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Heal Your Gut Faster With These 4 Steps

by | Dec 3, 2020 | +STRATEGIES

Healing your gut through fasting makes intuitive sense. If you were to break your leg, for instance, you wouldn’t take twelve different prescriptions and get a cast only to continue running on the leg. You’d rest it.

Our society has a problem with taking any breaks from eating, which you can tell by our skyrocketing rates of obesity and metabolic disease. But this same logic of resting an injured part also applies to healing the gut.

And it’s called fasting.

Fasting has been demonstrated to protect small intestinal stem cell populations from radiation (in mice); it also positively alters the gut microbiome.[1] [2] And apart from the scientific literature, many people with gut issues such as IBS and colitis have turned to fasting for relief – preeminent fasting researcher Krista Varadybeing one of them. 

Barring any kidney problems or electrolyte imbalances, fasting should always be the first step in healing the gut.

Heal Your Gut Faster With These 4 Steps

But if you want to expedite the healing process, there are plenty of alternatives you can try on top of fasting! 

1 – Go on a low FODMAP diet

FODMAP stands for fermentable oligosaccharides, disaccharides, monosaccharides, and polyols – several different types of sugar that feed bad bacteria. Studies have shown that the restriction of high-FODMAP foods (such as apples, garlic, and onions) is associated with a reduction in IBS symptoms. 

A review on FODMAP studies concluded that 86% of individuals who try the low-FODMAP diet find relief from IBS symptoms. [3]

How to start?

Forget about life as usual, at least for a little while. Researchers recommend adhering to a strict list of low FODMAP foods for 4-6 weeks. (Any longer could negatively impact the gut microbiome.) [4]

Don’t forget to talk to your dietician before implementing a low-FODMAP diet!

2 – Break fasts with bone broth

Bone broth is highly digestible, and it’s made up of special amino acids that restore gut integrity. It’s the perfect food to break your fast with and to speed up your gut healing journey.

Research on the effects of bone broth doesn’t exist. That said, there are several components of bone broth that are essential for optimal gut health:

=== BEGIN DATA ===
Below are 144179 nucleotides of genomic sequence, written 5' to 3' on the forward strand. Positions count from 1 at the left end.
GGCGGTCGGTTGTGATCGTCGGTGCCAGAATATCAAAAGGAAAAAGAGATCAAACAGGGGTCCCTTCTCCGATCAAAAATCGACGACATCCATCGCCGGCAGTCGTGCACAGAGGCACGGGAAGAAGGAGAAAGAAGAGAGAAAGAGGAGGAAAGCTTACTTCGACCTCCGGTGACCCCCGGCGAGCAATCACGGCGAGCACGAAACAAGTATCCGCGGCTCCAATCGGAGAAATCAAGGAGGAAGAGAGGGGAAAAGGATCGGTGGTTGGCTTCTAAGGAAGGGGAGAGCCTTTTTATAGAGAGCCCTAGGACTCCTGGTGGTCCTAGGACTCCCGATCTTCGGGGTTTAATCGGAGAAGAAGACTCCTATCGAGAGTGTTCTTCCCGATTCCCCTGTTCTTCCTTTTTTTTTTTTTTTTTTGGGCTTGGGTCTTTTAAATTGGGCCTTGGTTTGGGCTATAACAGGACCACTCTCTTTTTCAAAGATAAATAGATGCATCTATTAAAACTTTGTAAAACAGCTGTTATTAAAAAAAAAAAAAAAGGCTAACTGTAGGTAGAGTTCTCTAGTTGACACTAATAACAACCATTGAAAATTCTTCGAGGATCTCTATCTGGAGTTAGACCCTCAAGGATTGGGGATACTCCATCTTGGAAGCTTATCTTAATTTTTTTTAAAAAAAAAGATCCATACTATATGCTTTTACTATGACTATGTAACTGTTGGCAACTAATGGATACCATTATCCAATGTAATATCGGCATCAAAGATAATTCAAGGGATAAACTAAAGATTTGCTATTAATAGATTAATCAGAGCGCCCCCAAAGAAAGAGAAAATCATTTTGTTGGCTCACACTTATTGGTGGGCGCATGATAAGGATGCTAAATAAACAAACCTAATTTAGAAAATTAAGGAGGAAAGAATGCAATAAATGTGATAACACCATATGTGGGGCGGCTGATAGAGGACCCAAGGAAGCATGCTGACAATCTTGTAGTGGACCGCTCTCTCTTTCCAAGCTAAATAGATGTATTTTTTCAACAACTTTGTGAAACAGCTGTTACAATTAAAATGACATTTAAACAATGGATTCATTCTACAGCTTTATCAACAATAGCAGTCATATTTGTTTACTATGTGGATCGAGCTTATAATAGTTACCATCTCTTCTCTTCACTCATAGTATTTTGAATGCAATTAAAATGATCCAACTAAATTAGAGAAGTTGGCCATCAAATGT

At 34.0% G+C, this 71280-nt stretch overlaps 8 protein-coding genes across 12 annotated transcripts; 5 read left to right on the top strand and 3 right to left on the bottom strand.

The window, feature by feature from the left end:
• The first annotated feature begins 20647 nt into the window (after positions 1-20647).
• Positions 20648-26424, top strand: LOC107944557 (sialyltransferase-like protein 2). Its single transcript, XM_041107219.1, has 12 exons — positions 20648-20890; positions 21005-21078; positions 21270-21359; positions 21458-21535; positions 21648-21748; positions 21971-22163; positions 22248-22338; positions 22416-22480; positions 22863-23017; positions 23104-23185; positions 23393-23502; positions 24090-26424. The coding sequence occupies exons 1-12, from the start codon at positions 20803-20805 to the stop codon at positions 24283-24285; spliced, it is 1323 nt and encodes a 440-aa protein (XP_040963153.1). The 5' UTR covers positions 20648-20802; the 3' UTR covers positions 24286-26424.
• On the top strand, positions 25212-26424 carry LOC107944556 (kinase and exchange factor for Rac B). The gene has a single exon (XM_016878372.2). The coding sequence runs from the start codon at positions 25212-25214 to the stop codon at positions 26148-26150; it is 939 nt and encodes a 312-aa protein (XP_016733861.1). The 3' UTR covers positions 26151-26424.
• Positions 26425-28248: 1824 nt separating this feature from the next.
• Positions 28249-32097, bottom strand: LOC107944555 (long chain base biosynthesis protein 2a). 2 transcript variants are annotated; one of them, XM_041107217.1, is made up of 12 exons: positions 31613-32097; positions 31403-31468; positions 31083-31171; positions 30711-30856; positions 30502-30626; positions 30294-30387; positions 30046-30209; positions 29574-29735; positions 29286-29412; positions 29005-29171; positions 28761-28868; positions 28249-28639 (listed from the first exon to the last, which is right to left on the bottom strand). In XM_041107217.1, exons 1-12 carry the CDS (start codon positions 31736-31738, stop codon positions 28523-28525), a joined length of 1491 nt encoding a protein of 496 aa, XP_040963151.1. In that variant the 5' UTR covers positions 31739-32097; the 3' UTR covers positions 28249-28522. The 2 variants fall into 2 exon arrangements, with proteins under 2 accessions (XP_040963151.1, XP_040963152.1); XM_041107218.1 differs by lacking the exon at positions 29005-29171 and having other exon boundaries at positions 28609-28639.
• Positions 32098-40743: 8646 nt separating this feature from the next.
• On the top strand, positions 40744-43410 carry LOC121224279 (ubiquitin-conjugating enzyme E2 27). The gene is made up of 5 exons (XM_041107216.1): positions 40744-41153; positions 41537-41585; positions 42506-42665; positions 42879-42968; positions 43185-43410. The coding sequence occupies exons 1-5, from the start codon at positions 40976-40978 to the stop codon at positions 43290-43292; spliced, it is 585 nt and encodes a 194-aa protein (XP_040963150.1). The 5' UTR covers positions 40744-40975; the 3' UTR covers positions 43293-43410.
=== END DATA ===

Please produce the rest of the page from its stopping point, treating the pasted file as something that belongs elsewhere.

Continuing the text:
• gelatin
  • glycine
  • proline
  • and glutamine

These amino acids build up healthy intestinal tissue, support the mucous barrier, and also serve as fuel for enterocytes (intestinal cells).[5]

Fasting experts including Thomas Delauer recommend breaking a fast with bone broth as a way to prepare the body for foods that are harder to digest. Instead of diving right into your main course after your daily fast, try heating up a cup or two of bone broth with a pinch of sea salt thirty minutes before eating solid food.

As a side note, shoot for free-range and organic varieties of bone broth. These can potentially limit harmful chemicals such as glyphosate that are found in conventional broths. 

3 – Add resistant starches to your diet

In all the years we humans spent foraging on the plains of Africa, we turned up very few loaves of cooked bread or cereals. What we did find (and eat a great deal of) was resistant starch – a miracle food for the gut, scientists are discovering.[6]

Resistant starches (RS) are found in uncooked root vegetables, seeds, and unripe starchy vegetables like bananas. These starches are labeled ‘resistant’ because they resist digestion: we’re unable to use them for energy. But the bacteria in our gut can and do!

Resistant starches are also known as prebiotics because they feed the good bacteria that promote gut health.

Once good bacteria have a supply of prebiotic RS, they produce a valuable short-chain fatty acid called butyrate, which is a primary source of intestinal cell energy.[7] So by adding high RS-containing foods and supplements to your diet, you’re indirectly giving your gut the energy it needs to function properly.

(Green bananas, potato starch, whole grain foods, and cooked-then-cooled rice, beans, and potatoes are all good sources of resistant starch.) 

4 – Supplement with specific strains of probiotics

For the most part, the human gut is populated by all the right kinds of bacteria that we need in order to have high-performing guts. But with poor diets and unbalanced lifestyles, the ratio of good to bad bacteria can get seriously skewed.

This imbalance is the root of many intestinal problems.[8]

Adding in resistant starches is a great way to reestablish a healthy balance of probiotic – AKA: good – bacteria. Butif you’ve got your diet dialed in, supplementing with probiotics could be the best option. A review of over 9 studies on probiotic therapy showed a significant reduction in IBS symptoms across 772 IBS patients.[9]

The most clinically studied forms of probiotics are Bifidobacterium, Lactobacillus, and Streptococcus. So if you decide to supplement with a probiotic, make sure it has one or all of these strains. We recommend this Garden of Life soil-based probiotic.

Read More:

[1] Fasting Protects Mice from Lethal DNA Damage

[2] Intermittent Fasting and Gut Microbiota

[3] Efficacy of FODMAP Diet in Treating IBS

[4] How to Institute a Low FODMAP Diet

[5] Role of Glutamine in Protecting Intestinal Tight Junctions

[6] Resistant Starches: Promise for Improving Human Health

[7] Production of Short Chain Fatty Acids from RS in Pigs

[8] Dysbiosis of Gut Microbiota in Disease